Although identity of parties is not dispositive, the defendants in both the state and the federal proceedings are the same. The plaintiffs in the state and federal suits are not identical, but they share equivalent litigation interests. The resolution of the issues in the state court proceedings would substantially dispose of the key issues in this federal suit. See Indiana Insurance Co. v. Caldwell Enterprises, Inc., No. 92 C 41, 1992 U.S. Dist. LEXIS 11495 (N.D. Ill. Aug. 5, 1992) (finding parallel state and federal proceedings brought by different plaintiffs against single tortfeasor). The claims in both forums arise from the same operative facts involving similar, and in many instances, identical allegations of tortious conduct. Indeed, the principal issue that must be decided by either court is whether, in light of state immunity provisions and other traditional tort defenses, defendants are liable to the plaintiffs for damages suffered when the Chicago River flooded the city's business district. The additional issue present in the state court action, but absent from the federal cases (propriety of recovering for purely economic loss), is insufficient to destroy the parallel nature of the two proceedings. In short, the state and federal proceedings are sufficiently parallel to require further analysis of whether abstention is warranted.

 Having determined that the state and federal proceedings are substantially similar, the court must next determine whether there exist exceptional circumstances that justify deference to the state court proceedings. Caminiti and Iatarola, Ltd. v. Behnke Warehousing, 962 F.2d 698, 701 (7th Cir. 1992). There are at least ten factors that the court may consider in deciding whether exceptional circumstances are present: (1) whether the state has assumed jurisdiction over property; (2) the inconvenience of the federal forum; (3) the desirability of avoiding piecemeal litigation; (4) the order in which jurisdiction was obtained by the concurrent forums; (5) the source of governing law; (6) adequacy of the state court action to protect the federal plaintiffs' rights; (7) the relative progress of state and federal proceedings; (8) the presence or absence of concurrent jurisdiction; (9) the availability of removal; and (10) the vexatious or contrived nature of the federal claim. *fn4" LaDuke v. Burlington Northern R.R., 879 F.2d 1556, 1559 (7th Cir. 1989). No single factor is necessarily determinative. Caminiti, 962 F.2d at 701, citing Colorado River, 424 U.S. at 818-19. Instead, the decision to stay or dismiss a federal action because of parallel state court litigation "does not rest on a mechanical checklist, but on a careful balancing of the important factors as they apply in a given case, with the balance heavily weighted in favor of the exercise of jurisdiction." Interstate Material, 847 F.2d at 1289, quoting Moses H. Cone Memorial Hospital v. Mercury Construction Corp., 460 U.S. 1, 16, 74 L. Ed. 2d 765, 103 S. Ct. 927 (1983).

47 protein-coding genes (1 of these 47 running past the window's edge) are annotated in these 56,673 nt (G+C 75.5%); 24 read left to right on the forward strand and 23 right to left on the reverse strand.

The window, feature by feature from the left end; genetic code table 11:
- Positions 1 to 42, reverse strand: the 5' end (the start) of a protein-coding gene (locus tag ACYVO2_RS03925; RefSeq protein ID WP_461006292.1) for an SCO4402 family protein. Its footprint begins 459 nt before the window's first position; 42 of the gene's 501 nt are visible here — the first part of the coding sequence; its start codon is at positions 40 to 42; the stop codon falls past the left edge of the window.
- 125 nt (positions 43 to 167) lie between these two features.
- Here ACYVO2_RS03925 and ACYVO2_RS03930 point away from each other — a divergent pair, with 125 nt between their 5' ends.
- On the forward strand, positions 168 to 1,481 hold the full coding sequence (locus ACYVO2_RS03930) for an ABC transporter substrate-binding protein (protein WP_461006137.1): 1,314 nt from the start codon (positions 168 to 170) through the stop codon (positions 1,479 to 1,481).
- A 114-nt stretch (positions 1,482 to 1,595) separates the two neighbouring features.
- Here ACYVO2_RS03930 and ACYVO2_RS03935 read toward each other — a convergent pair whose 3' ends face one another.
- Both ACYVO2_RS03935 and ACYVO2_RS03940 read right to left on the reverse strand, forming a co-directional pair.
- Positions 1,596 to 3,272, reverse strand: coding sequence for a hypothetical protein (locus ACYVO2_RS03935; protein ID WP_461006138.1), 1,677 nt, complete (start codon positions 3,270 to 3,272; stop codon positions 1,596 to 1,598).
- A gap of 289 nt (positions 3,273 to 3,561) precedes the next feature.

The undesirability of piecemeal litigation, though applicable here to some degree, does not weigh heavily in favor of a stay. Indeed, the threat of piecemeal litigation is not comparable to the principal case relied upon by the City. See Arkwright-Boston Manufacturers Mutual Insurance Co. v. City of New York, 762 F.2d 205 (2d Cir. 1985). Arkwright involved more defendants (three) than do the federal cases. In addition, the fewer claims in this court, coupled with the presence of only two defendants, enables this court to implement an efficient case management system that speeds resolution of the federal cases and reduces the potential for conflict inherent whenever concurrent litigation occurs. There exists, of course, some potential for conflict; however, that potential "does not, without more, warrant staying exercise of federal jurisdiction." Colorado River, 424 U.S. at 816. And additional elements do not favor a stay.